History Remixed

History Remixed Blog

Civil War character interviewed with a modern twist!

Interviews with characters from Newark’s Civil War history.

 

Newarkenders – A Soap Opera

Civil War themed ‘Soap Opera’

 

Muskham Primary create new marching songs for the Royalists and Parliamentarians

Pupils work with writer Dave wood

Pupils begin to work with Dave Wood

On 18th November 2010 Key Stage 2 pupils from Muskham Primary School took part in an exciting creative writing workshop led by Dave Wood (of Writing East Midlands) and musician Victor Scott.

The pupils had worked with their teacher Miss Francine Pimperton throughout the autum term to research aspects of the English Civil War.

Pupils had also been on a visit to Newark to take part  in a Civil War tour of the town centre led by staff from Newark and Sherwood District Council’s Museum team. Pupils visited the Castle, the Gilstrap Centre’s Castle and Conflict exhibition and were able to see some of the surviving buildings from the period and find out about the role they played during this turbulent time.

Pupils were devided into two teams of Royalists and Parliamentarians. Objects from the museums handling collections were used with as a starting point to spark initial  ideas for the songs.

 
Pupils handle a replica helmet.

Pupils handle a replica helmet.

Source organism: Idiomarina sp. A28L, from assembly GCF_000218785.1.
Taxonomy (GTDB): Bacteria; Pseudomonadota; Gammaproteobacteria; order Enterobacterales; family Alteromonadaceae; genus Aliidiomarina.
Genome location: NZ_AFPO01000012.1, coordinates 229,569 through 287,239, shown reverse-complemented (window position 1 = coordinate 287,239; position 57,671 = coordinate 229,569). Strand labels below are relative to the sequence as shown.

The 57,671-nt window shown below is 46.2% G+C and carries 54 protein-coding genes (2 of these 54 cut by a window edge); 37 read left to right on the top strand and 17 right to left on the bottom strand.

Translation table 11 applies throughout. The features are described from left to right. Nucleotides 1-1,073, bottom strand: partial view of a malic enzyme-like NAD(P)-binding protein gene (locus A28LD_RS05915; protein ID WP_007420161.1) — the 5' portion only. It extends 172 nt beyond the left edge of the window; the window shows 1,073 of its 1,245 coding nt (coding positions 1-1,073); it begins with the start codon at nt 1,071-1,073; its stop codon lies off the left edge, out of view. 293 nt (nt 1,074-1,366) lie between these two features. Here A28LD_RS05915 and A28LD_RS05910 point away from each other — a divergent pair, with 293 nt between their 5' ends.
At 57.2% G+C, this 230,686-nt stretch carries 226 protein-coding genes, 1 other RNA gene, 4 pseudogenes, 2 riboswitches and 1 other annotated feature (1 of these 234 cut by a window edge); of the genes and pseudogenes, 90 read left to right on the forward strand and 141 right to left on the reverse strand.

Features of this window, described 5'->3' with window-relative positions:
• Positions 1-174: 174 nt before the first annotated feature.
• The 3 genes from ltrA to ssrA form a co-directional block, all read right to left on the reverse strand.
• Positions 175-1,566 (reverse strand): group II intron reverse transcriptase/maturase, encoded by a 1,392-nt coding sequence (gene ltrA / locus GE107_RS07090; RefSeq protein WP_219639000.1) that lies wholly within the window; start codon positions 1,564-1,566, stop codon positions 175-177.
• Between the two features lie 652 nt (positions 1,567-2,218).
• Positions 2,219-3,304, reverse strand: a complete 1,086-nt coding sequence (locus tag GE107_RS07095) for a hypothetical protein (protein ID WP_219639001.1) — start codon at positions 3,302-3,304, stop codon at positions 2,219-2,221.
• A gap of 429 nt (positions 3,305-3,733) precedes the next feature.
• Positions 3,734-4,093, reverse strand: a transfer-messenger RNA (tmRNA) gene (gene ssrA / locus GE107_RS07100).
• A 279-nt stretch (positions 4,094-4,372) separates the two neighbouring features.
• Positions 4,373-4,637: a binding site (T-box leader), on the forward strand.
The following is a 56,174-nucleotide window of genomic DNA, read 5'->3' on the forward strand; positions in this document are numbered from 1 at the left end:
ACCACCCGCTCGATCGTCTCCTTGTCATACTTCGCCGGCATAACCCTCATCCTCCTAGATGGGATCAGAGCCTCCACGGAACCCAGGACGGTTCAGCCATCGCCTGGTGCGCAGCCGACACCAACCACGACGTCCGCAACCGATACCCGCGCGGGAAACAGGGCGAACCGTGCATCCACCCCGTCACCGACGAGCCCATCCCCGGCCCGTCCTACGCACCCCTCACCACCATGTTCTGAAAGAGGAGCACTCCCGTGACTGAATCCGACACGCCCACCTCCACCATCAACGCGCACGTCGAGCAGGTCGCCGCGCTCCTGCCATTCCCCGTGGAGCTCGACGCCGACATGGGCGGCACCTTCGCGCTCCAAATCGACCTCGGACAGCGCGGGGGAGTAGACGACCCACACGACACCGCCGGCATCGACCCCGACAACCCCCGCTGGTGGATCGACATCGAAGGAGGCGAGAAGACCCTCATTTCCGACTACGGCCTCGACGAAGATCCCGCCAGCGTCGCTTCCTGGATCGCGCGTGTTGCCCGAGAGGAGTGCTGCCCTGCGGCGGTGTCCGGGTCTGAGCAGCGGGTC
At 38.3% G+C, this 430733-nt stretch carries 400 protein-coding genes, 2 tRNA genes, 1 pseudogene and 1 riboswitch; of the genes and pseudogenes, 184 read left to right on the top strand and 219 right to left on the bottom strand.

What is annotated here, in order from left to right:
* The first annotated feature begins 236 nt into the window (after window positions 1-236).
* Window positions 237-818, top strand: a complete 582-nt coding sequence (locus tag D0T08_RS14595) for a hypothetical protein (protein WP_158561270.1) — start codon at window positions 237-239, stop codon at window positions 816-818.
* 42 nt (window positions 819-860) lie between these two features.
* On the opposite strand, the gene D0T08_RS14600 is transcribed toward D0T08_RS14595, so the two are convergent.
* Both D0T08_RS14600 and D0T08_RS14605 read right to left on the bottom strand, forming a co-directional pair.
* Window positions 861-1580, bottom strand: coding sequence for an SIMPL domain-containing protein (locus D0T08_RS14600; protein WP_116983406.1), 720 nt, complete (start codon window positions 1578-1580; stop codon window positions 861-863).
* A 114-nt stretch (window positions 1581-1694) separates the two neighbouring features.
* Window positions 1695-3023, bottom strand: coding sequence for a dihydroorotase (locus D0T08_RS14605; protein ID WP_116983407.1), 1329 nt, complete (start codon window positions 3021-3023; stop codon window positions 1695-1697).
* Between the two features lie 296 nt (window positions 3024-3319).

Pupils clap out the beat as they read their verse

Pupils clap out the beat as they read their verse

Pupils try out rhythms with drums

Pupils try out rhythms with the drums

Pupils work with Victor Scott

Pupils work with Victor Scott

Victor Scott works with pupils from Muskham Primary

Victor Scott works with pupils from Muskham Primary

 

 Here are the words to the final songs that pupils created on the day of the workshop:

 Royalist Battle Hymn

By Muskham Primary School

The hat has a feather on it

This lady has a skirt and fits

The ball’s heavy and doesn’t sit

Da de da de da de da

Da de da de da de da

 

The helmet is very heavy!

The metal bar stops a sword swipe!

The drummers beat out the orders!

We will eat horse on the plate!

 

The plate is made out of metal!

You need a strong helmet to fight

We are marching into battle!

Parliamentarians die!

 

Pupils perform the final song with Victor Scott on drums.
Pupils perform the final song with Victor Scott on drums.

 

Parliamentarian Marching Song

By Muskham Primary School

The jester hat is drinking wine

The goblet is always on time

In Parliament they talk and talk

The Royalists they walk and walk

 

The Royalists they eat and eat

Drummers have a very good beat

The Royalists have a red flag

King Charles was a very mad man

 

The hat keeps my head warm it is black

She gets ready for work and she packs

The cannon ball is in a sack

Da de da de da de da

 

Destroy, Destroy, The Royalists!

They are, they are some spoilists!

They are some spoilists – Huh Huh

LALA  LA  LA  LA  LA  PUH  PUH

 

Silly Silly Royalists

Blast those Royalists    Na! Na! Na!

Bust Those Royalists    Fight! Fight! Fight!

Kill those Royalists!     Knight! Knight! Knight!

 

Working on rhythm.

Working on rhythm.

 

‘Haiku’ Poetry with Dean Hole Primary School

Key Stage 2 pupils from Dean Hole Primary School took part in a Civil War tour of Newark town centre, led by Museum staff in October. Pupils visited buildings and sites that played key roles during the time.

As part of our work on the MuBu project we were able to work with Dave Wood, a creative writer from Writing East Midlands, to offer the pupils an opportunity to take part in a  Haiku poetry writing activity in school.